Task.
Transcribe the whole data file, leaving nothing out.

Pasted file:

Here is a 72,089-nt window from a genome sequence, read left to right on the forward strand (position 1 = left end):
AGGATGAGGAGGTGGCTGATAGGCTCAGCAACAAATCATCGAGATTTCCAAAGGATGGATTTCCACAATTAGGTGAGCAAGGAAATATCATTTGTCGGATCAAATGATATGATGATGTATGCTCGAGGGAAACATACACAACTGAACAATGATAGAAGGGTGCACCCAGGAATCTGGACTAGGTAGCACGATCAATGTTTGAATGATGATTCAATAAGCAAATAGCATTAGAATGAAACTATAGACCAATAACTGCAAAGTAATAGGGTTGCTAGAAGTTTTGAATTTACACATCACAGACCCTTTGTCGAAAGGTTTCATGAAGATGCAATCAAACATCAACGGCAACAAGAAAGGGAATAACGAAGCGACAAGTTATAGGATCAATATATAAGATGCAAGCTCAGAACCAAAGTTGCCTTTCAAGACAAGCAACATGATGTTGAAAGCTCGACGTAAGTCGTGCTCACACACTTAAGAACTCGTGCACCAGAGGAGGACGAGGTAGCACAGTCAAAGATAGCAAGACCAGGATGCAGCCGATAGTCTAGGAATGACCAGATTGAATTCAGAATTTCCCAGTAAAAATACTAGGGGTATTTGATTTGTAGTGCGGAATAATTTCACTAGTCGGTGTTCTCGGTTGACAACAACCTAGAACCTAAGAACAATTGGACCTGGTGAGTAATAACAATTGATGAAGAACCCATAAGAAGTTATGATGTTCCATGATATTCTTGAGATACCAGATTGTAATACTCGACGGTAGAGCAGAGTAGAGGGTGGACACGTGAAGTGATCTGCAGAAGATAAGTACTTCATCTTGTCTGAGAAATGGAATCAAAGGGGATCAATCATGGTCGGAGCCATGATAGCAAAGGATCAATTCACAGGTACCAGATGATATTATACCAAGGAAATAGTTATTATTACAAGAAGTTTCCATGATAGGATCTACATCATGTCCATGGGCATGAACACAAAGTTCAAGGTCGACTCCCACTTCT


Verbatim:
Here is a 72,089-nt window from a genome sequence, read left to right on the forward strand (position 1 = left end):
AGGATGAGGAGGTGGCTGATAGGCTCAGCAACAAATCATCGAGATTTCCAAAGGATGGATTTCCACAATTAGGTGAGCAAGGAAATATCATTTGTCGGATCAAATGATATGATGATGTATGCTCGAGGGAAACATACACAACTGAACAATGATAGAAGGGTGCACCCAGGAATCTGGACTAGGTAGCACGATCAATGTTTGAATGATGATTCAATAAGCAAATAGCATTAGAATGAAACTATAGACCAATAACTGCAAAGTAATAGGGTTGCTAGAAGTTTTGAATTTACACATCACAGACCCTTTGTCGAAAGGTTTCATGAAGATGCAATCAAACATCAACGGCAACAAGAAAGGGAATAACGAAGCGACAAGTTATAGGATCAATATATAAGATGCAAGCTCAGAACCAAAGTTGCCTTTCAAGACAAGCAACATGATGTTGAAAGCTCGACGTAAGTCGTGCTCACACACTTAAGAACTCGTGCACCAGAGGAGGACGAGGTAGCACAGTCAAAGATAGCAAGACCAGGATGCAGCCGATAGTCTAGGAATGACCAGATTGAATTCAGAATTTCCCAGTAAAAATACTAGGGGTATTTGATTTGTAGTGCGGAATAATTTCACTAGTCGGTGTTCTCGGTTGACAACAACCTAGAACCTAAGAACAATTGGACCTGGTGAGTAATAACAATTGATGAAGAACCCATAAGAAGTTATGATGTTCCATGATATTCTTGAGATACCAGATTGTAATACTCGACGGTAGAGCAGAGTAGAGGGTGGACACGTGAAGTGATCTGCAGAAGATAAGTACTTCATCTTGTCTGAGAAATGGAATCAAAGGGGATCAATCATGGTCGGAGCCATGATAGCAAAGGATCAATTCACAGGTACCAGATGATATTATACCAAGGAAATAGTTATTATTACAAGAAGTTTCCATGATAGGATCTACATCATGTCCATGGGCATGAACACAAAGTTCAAGGTCGACTCCCACTTCT